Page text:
Ground lost for CFL running backs

His name was David Green, and probably still is. He was the Canadian Football League’s outstanding player and I was going to impart some football wisdom — in my world known as wise and useless media advice — that would serve him well.

“David,” I recall saying (approximately), after we’d completed a radio interview, “you might reconsider your hopes of playing in the NFL because, with the season you’ve just had, you could have a long and prosperous career in the CFL.”

Green was in the middle of his three seasons with the Montreal Alouettes. Astute as I was, and probably still am, I’d noticed how many running backs who weren’t making it to the big dance south of the border landed in the CFL and enjoyed a stable and sometimes starry career. So many talents had done just that, like George Reed, Leo Lewis, Johnny Bright, Mike Pringle and Pinball Clemons.

Green did the MVP double dip that year, adding the outstanding player award in the Grey Cup game for rushing 142 yards, even though his team lost.

The point I was diplomatically trying to make — because as good as he’d been, Green was undrafted and a candidate for disappearing in the pro running backs graveyard — was there is no shortage of replacements if he left. CFL running backs typically have brief careers, in part because they’re easily replaced by a U.S. college “star” who wasn’t big enough or good enough to make the NFL.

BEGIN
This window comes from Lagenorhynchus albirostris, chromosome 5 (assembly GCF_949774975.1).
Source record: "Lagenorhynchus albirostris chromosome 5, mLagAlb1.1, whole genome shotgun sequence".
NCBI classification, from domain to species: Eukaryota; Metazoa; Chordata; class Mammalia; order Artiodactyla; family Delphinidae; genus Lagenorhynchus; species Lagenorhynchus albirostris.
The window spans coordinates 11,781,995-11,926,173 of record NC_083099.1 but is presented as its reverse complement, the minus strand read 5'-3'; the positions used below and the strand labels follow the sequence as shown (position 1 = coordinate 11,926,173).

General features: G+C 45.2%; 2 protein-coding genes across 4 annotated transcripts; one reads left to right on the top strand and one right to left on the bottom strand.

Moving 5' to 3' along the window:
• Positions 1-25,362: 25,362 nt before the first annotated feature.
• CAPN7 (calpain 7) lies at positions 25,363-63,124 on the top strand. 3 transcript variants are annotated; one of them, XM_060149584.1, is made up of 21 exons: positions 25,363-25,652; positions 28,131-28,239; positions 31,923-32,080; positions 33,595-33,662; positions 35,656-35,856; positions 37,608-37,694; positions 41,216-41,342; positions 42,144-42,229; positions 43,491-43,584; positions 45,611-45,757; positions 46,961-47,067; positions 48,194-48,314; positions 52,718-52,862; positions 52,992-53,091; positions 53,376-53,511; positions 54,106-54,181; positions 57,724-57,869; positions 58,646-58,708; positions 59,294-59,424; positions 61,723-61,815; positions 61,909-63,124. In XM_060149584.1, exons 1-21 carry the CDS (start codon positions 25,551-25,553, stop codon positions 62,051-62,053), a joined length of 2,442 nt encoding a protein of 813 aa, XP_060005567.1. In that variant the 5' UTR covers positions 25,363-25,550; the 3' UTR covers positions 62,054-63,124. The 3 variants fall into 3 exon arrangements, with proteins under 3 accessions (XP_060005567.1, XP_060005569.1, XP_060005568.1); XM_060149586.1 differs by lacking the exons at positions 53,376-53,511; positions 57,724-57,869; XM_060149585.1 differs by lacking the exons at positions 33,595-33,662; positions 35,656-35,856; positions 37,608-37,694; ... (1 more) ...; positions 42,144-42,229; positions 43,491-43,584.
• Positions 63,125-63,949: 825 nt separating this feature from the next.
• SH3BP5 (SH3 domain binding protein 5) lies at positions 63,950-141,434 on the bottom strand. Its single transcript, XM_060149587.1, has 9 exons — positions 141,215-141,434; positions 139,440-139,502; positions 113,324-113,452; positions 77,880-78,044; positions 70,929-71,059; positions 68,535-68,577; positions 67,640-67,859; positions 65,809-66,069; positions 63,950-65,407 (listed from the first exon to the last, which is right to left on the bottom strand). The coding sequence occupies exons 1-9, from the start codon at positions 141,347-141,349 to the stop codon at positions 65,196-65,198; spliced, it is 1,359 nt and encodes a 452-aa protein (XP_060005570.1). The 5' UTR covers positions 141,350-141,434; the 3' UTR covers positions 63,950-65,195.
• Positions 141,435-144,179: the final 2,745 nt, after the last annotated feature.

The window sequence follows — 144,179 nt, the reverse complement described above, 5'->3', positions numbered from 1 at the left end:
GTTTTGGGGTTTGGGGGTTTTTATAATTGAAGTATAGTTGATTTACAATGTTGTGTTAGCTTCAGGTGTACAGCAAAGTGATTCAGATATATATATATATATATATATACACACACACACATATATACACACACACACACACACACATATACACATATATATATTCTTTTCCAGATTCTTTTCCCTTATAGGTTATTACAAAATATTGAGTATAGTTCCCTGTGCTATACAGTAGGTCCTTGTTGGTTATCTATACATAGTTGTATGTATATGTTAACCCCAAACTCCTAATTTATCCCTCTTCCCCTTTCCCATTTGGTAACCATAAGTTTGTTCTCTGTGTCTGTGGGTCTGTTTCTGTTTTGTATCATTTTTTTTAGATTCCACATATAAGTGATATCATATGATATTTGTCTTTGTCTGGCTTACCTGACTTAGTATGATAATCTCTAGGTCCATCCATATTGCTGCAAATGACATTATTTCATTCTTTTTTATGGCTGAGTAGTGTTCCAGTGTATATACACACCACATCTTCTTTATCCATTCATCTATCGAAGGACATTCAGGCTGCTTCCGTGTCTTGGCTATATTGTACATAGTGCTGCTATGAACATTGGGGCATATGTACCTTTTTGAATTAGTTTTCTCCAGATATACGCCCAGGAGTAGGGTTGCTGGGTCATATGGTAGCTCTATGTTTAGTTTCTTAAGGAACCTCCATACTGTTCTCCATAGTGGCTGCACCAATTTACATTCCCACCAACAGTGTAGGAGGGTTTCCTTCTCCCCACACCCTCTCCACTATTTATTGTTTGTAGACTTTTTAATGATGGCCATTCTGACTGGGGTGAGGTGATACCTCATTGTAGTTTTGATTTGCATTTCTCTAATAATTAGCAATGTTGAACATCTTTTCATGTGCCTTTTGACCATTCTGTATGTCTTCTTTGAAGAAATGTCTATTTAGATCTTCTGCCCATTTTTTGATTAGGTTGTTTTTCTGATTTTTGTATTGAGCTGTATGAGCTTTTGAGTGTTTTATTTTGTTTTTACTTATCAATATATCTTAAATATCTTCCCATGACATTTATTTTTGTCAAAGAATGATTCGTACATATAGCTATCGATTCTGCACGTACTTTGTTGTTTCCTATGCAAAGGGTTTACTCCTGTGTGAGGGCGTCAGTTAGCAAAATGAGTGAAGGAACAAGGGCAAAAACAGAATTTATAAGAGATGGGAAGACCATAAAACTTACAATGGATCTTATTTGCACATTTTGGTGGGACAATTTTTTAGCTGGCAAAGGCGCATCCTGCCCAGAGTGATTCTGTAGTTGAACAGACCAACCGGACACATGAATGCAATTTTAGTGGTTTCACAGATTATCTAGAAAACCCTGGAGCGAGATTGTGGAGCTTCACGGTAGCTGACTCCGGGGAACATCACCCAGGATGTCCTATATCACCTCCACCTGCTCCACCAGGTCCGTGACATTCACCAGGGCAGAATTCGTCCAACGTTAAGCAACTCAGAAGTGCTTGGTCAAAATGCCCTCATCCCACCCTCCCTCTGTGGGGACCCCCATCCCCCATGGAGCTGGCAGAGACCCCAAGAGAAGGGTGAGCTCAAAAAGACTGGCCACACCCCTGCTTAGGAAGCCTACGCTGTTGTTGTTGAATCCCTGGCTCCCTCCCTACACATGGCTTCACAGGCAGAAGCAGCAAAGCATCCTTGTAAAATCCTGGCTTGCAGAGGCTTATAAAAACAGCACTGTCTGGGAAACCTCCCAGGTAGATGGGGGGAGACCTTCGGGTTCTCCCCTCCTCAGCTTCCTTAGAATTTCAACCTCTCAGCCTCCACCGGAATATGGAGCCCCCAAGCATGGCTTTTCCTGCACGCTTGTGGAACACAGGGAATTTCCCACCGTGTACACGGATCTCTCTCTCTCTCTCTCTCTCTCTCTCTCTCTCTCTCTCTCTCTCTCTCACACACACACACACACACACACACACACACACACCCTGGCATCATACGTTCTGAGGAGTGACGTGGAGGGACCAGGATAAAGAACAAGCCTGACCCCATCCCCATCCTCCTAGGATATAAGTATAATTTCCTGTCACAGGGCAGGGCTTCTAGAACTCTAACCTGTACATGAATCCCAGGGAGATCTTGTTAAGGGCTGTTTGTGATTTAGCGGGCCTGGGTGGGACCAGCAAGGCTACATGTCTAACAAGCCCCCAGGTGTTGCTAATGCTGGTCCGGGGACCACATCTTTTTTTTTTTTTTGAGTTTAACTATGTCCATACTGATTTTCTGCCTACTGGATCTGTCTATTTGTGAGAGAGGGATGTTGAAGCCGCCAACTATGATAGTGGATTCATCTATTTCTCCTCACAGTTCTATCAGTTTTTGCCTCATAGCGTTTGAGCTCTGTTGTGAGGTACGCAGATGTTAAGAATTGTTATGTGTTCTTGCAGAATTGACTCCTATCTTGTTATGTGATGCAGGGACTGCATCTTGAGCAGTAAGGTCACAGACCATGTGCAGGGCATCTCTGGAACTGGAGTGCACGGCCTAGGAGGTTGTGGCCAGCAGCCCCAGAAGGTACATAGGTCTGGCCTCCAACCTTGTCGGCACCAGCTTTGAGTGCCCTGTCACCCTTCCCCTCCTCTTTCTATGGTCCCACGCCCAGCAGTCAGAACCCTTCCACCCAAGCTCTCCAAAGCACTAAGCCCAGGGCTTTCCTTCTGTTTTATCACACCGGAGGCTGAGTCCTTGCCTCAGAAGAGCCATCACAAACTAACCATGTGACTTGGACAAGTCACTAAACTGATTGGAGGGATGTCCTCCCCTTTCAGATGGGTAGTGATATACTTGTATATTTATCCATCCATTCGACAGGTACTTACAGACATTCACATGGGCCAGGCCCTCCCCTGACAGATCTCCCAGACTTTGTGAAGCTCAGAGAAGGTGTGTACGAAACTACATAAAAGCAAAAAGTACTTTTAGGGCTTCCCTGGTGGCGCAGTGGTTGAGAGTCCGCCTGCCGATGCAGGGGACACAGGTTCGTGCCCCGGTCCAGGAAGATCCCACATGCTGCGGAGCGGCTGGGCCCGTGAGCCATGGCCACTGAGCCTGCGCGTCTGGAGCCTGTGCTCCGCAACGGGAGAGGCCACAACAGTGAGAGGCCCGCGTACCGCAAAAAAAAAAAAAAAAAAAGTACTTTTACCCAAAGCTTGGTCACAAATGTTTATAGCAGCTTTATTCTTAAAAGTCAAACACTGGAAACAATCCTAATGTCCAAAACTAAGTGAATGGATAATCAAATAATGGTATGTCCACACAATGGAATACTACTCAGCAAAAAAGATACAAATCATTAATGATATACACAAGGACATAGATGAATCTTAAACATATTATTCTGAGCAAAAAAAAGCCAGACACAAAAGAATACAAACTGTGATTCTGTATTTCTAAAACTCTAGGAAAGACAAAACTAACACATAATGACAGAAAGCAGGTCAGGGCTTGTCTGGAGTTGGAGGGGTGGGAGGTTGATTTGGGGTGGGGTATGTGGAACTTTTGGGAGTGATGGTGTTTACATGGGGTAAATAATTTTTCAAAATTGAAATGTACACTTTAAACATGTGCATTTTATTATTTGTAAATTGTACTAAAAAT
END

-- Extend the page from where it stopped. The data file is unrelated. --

David Green was a nice guy with a chance at a CFL future, and he didn’t take my suggestion to heart, of course. Unhappy when the Als wouldn’t renegotiate his contract and waving the NFL flag at them the next season, his rushing yardage fell by 48 per cent, his carries by 29 per cent and he scored fewer touchdowns. There was no MVP, no Grey Cup and no new contract. He was traded to Hamilton for a half-season and he eventually made the NFL with Cleveland…for one kick-off return.

Within two years of being the MVP, he was gone.

Today, it’s even easier for a CFL running back to disappear because the game is pass-happy. The annual CFL rushing leaders already includes a bunch of one-run wonders: Troy Davis, Joe Smith, John Avery, Fred Reid, Tyrell Sutton among them. This year’s champion will likely be Calgary’s Ka’Deem Carry, who has 949 yards with three games left. The CFL hasn’t had a rushing leader with fewer than 1,000 yards since 1953.

It was once a big deal for a running back to rush for a mile (1,760 yards) in one season, and that’s only happened twice in the 21st century. Jon Cornish of Calgary was the last one, nine years ago.

Only nine players have run a mile in those shoes, and four of them are named Mike Pringle, arguably the greatest of all time. He smashed the record by running 1,972 yards in 1994 with the Baltimore Stallions, then raised that bar to 2,065 yards in 1998 with Montreal. The others to carry the ball a mile were Reed, Cornish, Willie Burden, Earl Lunsford and Jesse Mimbs.

At his best, David Green missed by 82 yards.